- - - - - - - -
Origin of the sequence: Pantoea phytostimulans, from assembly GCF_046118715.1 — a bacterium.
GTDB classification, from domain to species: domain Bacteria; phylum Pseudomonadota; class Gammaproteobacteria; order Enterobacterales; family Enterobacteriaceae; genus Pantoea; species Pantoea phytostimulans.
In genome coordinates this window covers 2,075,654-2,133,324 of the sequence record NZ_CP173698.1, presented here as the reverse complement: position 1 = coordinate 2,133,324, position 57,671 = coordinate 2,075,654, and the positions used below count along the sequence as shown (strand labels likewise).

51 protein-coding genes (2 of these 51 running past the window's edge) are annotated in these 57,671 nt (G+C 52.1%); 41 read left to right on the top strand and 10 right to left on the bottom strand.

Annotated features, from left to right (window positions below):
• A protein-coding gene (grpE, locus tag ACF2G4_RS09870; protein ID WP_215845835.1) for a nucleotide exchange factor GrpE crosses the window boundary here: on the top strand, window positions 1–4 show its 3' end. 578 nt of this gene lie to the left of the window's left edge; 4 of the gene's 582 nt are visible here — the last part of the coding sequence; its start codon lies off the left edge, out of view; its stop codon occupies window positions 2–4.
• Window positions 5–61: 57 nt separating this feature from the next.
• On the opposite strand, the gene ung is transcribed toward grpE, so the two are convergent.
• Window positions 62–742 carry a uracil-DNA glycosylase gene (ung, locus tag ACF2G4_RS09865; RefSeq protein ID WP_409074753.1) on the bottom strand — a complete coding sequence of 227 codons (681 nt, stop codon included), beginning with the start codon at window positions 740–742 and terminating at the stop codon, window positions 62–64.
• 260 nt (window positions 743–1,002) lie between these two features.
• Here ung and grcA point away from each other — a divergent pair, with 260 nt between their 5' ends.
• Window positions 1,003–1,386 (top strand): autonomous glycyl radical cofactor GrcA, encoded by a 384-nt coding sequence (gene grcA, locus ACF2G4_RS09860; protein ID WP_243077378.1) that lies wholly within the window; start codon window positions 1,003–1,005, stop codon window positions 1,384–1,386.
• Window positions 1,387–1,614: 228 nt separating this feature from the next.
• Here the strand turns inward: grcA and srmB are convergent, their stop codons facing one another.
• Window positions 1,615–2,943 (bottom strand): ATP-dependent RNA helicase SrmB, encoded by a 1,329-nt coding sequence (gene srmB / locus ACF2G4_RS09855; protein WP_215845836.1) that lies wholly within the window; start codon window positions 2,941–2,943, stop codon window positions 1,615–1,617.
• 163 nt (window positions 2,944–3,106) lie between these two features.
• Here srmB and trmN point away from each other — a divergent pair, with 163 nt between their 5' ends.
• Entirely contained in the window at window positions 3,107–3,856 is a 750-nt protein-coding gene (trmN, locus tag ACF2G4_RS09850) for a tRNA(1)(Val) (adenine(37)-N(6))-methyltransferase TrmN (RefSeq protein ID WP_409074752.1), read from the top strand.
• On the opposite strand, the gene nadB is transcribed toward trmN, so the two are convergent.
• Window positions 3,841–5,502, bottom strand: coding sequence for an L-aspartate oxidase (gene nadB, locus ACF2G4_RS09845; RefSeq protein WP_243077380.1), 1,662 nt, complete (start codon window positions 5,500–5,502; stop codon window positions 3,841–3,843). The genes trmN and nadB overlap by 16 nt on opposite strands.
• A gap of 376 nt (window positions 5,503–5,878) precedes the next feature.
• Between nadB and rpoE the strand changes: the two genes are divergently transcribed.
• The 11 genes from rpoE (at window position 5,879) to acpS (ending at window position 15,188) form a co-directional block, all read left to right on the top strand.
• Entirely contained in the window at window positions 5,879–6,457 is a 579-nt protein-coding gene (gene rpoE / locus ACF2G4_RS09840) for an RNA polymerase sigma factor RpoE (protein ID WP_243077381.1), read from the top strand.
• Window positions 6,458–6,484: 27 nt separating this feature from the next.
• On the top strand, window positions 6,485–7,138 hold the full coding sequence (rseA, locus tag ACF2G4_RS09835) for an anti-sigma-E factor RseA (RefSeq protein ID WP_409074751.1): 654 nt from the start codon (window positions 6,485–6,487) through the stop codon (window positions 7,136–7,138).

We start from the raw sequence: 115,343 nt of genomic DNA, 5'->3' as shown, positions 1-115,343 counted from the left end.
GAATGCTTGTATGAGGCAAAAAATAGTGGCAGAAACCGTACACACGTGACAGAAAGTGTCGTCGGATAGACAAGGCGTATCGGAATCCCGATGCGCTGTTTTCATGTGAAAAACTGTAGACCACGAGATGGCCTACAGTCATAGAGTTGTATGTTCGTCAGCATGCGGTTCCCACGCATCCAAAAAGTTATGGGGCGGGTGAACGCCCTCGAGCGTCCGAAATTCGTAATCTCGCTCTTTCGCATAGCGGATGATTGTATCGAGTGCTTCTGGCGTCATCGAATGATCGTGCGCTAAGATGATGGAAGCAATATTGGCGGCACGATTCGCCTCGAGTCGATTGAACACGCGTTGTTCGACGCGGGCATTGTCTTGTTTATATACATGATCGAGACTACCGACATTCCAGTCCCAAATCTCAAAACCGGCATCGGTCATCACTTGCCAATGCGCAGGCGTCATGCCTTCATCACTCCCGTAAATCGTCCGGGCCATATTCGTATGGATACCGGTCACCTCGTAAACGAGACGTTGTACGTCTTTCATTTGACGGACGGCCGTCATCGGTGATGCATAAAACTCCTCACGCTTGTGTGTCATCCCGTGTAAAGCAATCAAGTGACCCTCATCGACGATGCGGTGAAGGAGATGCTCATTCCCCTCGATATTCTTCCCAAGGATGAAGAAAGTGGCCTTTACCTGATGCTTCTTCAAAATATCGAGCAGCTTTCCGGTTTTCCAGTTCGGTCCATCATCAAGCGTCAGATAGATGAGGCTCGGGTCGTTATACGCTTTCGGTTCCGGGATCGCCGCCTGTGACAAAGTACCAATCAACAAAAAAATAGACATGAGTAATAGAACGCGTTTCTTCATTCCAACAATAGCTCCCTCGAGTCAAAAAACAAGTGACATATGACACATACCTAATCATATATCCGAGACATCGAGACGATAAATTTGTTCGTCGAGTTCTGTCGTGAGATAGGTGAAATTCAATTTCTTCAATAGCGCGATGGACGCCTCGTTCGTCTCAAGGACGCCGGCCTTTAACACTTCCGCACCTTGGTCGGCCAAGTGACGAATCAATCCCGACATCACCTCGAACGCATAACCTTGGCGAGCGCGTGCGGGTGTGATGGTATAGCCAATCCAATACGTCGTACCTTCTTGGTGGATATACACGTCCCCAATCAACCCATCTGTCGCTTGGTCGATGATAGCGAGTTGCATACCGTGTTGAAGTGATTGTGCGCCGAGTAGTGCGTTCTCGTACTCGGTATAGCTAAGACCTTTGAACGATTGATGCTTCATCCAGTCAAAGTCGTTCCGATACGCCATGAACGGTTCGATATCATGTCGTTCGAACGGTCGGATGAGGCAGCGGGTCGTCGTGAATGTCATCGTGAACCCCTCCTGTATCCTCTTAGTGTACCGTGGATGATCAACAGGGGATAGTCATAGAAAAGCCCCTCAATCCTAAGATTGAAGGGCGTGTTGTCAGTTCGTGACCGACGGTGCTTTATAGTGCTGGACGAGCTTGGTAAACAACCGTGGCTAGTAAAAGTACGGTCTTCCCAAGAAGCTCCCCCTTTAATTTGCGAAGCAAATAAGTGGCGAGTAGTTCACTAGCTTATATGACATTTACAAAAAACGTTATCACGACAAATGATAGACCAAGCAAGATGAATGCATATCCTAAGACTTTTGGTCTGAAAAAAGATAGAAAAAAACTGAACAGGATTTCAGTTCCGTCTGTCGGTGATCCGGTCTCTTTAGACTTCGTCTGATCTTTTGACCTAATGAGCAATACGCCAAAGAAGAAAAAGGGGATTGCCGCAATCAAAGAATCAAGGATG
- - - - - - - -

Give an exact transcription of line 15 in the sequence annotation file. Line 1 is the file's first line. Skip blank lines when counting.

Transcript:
• Window positions 1,615–2,943 (bottom strand): ATP-dependent RNA helicase SrmB, encoded by a 1,329-nt coding sequence (gene srmB / locus ACF2G4_RS09855; protein WP_215845836.1) that lies wholly within the window; start codon window positions 2,941–2,943, stop codon window positions 1,615–1,617.